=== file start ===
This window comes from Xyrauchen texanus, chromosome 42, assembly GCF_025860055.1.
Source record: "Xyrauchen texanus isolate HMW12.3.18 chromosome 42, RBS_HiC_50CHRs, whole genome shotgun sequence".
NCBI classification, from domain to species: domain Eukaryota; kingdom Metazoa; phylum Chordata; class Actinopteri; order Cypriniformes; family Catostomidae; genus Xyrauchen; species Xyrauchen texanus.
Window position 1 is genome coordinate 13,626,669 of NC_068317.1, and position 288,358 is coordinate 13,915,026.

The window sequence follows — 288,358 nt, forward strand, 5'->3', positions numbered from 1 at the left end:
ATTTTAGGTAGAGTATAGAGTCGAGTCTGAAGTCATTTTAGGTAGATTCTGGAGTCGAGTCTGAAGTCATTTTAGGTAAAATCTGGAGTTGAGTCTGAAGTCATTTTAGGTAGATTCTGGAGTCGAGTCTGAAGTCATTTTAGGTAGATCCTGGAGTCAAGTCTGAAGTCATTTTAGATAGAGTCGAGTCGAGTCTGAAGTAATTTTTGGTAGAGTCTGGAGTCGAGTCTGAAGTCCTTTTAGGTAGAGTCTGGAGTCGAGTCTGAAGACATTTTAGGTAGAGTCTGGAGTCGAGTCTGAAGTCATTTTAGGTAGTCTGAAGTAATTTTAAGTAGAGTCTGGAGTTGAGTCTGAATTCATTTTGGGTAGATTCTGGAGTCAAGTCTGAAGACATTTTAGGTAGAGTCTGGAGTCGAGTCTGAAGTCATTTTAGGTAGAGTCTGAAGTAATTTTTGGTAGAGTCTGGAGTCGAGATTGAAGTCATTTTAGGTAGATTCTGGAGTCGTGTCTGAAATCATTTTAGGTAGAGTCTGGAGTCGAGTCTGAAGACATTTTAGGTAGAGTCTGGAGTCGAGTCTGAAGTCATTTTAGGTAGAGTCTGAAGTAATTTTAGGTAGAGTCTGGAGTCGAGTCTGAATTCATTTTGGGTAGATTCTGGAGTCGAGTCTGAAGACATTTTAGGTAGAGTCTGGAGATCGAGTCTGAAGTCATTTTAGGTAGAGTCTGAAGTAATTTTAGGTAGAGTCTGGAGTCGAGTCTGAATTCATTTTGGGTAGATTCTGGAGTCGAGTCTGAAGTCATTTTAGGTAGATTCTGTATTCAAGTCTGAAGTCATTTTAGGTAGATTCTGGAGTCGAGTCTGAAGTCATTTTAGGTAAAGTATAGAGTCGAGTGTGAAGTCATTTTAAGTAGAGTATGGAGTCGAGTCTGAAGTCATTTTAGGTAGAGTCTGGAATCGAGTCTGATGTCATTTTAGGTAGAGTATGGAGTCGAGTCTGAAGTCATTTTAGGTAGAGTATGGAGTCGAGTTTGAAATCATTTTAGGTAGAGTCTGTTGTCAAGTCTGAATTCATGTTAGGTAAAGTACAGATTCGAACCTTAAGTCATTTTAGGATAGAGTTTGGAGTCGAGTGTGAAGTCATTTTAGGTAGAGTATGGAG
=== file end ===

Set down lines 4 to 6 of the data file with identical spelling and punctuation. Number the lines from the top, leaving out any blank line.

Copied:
Window position 1 is genome coordinate 13,626,669 of NC_068317.1, and position 288,358 is coordinate 13,915,026.

The window sequence follows — 288,358 nt, forward strand, 5'->3', positions numbered from 1 at the left end:
ATTTTAGGTAGAGTATAGAGTCGAGTCTGAAGTCATTTTAGGTAGATTCTGGAGTCGAGTCTGAAGTCATTTTAGGTAAAATCTGGAGTTGAGTCTGAAGTCATTTTAGGTAGATTCTGGAGTCGAGTCTGAAGTCATTTTAGGTAGATCCTGGAGTCAAGTCTGAAGTCATTTTAGATAGAGTCGAGTCGAGTCTGAAGTAATTTTTGGTAGAGTCTGGAGTCGAGTCTGAAGTCCTTTTAGGTAGAGTCTGGAGTCGAGTCTGAAGACATTTTAGGTAGAGTCTGGAGTCGAGTCTGAAGTCATTTTAGGTAGTCTGAAGTAATTTTAAGTAGAGTCTGGAGTTGAGTCTGAATTCATTTTGGGTAGATTCTGGAGTCAAGTCTGAAGACATTTTAGGTAGAGTCTGGAGTCGAGTCTGAAGTCATTTTAGGTAGAGTCTGAAGTAATTTTTGGTAGAGTCTGGAGTCGAGATTGAAGTCATTTTAGGTAGATTCTGGAGTCGTGTCTGAAATCATTTTAGGTAGAGTCTGGAGTCGAGTCTGAAGACATTTTAGGTAGAGTCTGGAGTCGAGTCTGAAGTCATTTTAGGTAGAGTCTGAAGTAATTTTAGGTAGAGTCTGGAGTCGAGTCTGAATTCATTTTGGGTAGATTCTGGAGTCGAGTCTGAAGACATTTTAGGTAGAGTCTGGAGATCGAGTCTGAAGTCATTTTAGGTAGAGTCTGAAGTAATTTTAGGTAGAGTCTGGAGTCGAGTCTGAATTCATTTTGGGTAGATTCTGGAGTCGAGTCTGAAGTCATTTTAGGTAGATTCTGTATTCAAGTCTGAAGTCATTTTAGGTAGATTCTGGAGTCGAGTCTGAAGTCATTTTAGGTAAAGTATAGAGTCGAGTGTGAAGTCATTTTAAGTAGAGTATGGAGTCGAGTCTGAAGTCATTTTAGGTAGAGTCTGGAATCGAGTCTGATGTCATTTTAGGTAGAGTATGGAGTCGAGTCTGAAGTCATTTTAGGTAGAGTATGGAGTCGAGTTTGAAATCATTTTAGGTAGAGTCTGTTGTCAAGTCTGAATTCATGTTAGGTAAAGTACAGATTCGAACCTTAAGTCATTTTAGGATAGAGTTTGGAGTCGAGTGTGAAGTCATTTTAGGTAGAGTATGGAG